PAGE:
Engineering meets philosophy

TUM students can enrich their education with philosophical lectures.    Image: H

TUM students can enrich their education with philosophical lectures. Image: Hochschule für Philosophie München

The Technical University of Munich (TUM) and the Munich School of Philosophy (HFPH) are intensifying their cooperation in teaching programs. The first TUM students are already attending HFPH lectures this semester. The inter-university course offerings are part of the TUM excellence concept, and are intended to integrate ethics and social issues into engineering and the natural sciences.

How do we want to define the framework for human-machine relationships’ What would a fair economic order look like? Where are the limits of medicine? Whether their area of specialization is engineering, the natural sciences or medicine, experts can act responsibly only if they have explored the ethical issues of their chosen field and have the right tools to discuss them.

To complement the efforts to establish its own activities in the social sciences, TUM has now secured a partnership with the Munich School of Philosophy (HFPH) , one of the most respected institutions in its field, to help students broaden their educational horizons. The partners also plan to allow HFPH students to enrol for courses across the broad range of subject areas offered at TUM. In addition, they intend to intensify their cooperation in research.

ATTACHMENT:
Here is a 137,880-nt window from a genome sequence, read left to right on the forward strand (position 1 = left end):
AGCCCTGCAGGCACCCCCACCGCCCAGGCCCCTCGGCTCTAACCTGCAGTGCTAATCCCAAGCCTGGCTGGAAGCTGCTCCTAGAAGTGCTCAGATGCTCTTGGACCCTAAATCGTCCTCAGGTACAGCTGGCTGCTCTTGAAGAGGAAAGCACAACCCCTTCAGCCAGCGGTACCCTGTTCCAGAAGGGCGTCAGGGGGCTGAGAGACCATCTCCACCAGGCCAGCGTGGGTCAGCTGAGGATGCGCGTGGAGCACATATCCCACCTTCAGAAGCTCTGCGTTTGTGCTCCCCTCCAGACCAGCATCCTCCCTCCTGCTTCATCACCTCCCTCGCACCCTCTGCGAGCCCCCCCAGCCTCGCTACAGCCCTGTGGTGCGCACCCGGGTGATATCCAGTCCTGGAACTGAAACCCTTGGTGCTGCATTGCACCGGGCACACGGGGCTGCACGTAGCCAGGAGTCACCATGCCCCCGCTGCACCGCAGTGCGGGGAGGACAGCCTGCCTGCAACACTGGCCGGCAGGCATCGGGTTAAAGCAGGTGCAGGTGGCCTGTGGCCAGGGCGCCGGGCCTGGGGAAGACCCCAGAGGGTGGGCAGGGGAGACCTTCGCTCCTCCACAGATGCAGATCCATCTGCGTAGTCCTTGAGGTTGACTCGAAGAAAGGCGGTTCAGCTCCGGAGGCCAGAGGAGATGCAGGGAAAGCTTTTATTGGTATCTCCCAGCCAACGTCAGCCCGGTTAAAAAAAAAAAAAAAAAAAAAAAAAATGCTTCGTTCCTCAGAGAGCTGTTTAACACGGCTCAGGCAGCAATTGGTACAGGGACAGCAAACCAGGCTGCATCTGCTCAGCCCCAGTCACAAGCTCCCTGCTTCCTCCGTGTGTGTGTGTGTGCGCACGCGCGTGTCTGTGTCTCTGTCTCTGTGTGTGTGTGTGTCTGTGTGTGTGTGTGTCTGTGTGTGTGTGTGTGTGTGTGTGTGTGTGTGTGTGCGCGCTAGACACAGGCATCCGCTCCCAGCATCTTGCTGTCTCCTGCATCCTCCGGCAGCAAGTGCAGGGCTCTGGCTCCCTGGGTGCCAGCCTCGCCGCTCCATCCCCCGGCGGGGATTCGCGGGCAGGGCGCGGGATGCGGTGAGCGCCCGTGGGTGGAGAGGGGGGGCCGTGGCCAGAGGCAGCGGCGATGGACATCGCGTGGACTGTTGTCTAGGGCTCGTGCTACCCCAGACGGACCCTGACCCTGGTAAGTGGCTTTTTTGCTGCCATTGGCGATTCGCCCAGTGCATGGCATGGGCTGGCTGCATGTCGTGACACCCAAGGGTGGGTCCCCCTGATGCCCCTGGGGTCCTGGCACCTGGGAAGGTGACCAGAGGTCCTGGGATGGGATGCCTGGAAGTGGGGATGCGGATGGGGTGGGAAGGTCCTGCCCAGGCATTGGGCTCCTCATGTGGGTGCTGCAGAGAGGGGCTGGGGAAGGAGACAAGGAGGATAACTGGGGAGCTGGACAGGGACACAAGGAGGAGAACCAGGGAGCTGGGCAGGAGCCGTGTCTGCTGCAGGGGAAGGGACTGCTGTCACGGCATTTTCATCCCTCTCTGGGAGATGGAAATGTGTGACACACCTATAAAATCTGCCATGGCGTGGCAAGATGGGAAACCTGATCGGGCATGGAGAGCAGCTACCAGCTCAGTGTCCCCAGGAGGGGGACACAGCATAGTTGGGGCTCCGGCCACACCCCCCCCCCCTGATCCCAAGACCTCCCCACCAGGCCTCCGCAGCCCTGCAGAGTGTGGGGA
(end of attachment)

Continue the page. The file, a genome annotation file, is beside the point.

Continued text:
TUM President Prof. Thomas F. Hofmann and Prof. Johannes Wallacher, the President of HFPH, signed the cooperative agreement for the new, future-oriented model today. TUM students are already attending their first lectures and seminars at HFPH. They are free to choose among the subject areas offered by HFPH - such as a basic introduction to the big questions of human existence or concrete ethical issues in their own fields. Students can also decide on the number of modules to complete, from just one lecture to a second degree under the "Philosophicum" program, which issues its own certificate. TUM will open up the possibility to treat HFPH coursework as so-called extradisciplinary courses which every student has to complete.

"Offering access to courses at HFPH is an excellent enrichment of our degree programs," says TUM President Hofmann. "This cooperation is a key step in our efforts to deeply root the societal dimension in teaching and research in the engineering sciences. We want to enable our students to think and act in the interests of human-centered, trustworthy and socially acceptable innovations. We are delighted that they will now have the opportunity to learn from the wisest philosophers."

"With this comprehensive cooperation with TUM, a University of Excellence with an outstanding international reputation, we are underscoring the importance of philosophy for our society," said HFPH President Wallacher. "Through the modular philosophy programs, we will also provide students in engineering and natural sciences with the tools they need for networked thinking and responsible action. We’re looking forward to working with TUM to enable tomorrow’s decision makers and innovators to grow into personalities who can face up to the challenges of the present and future."


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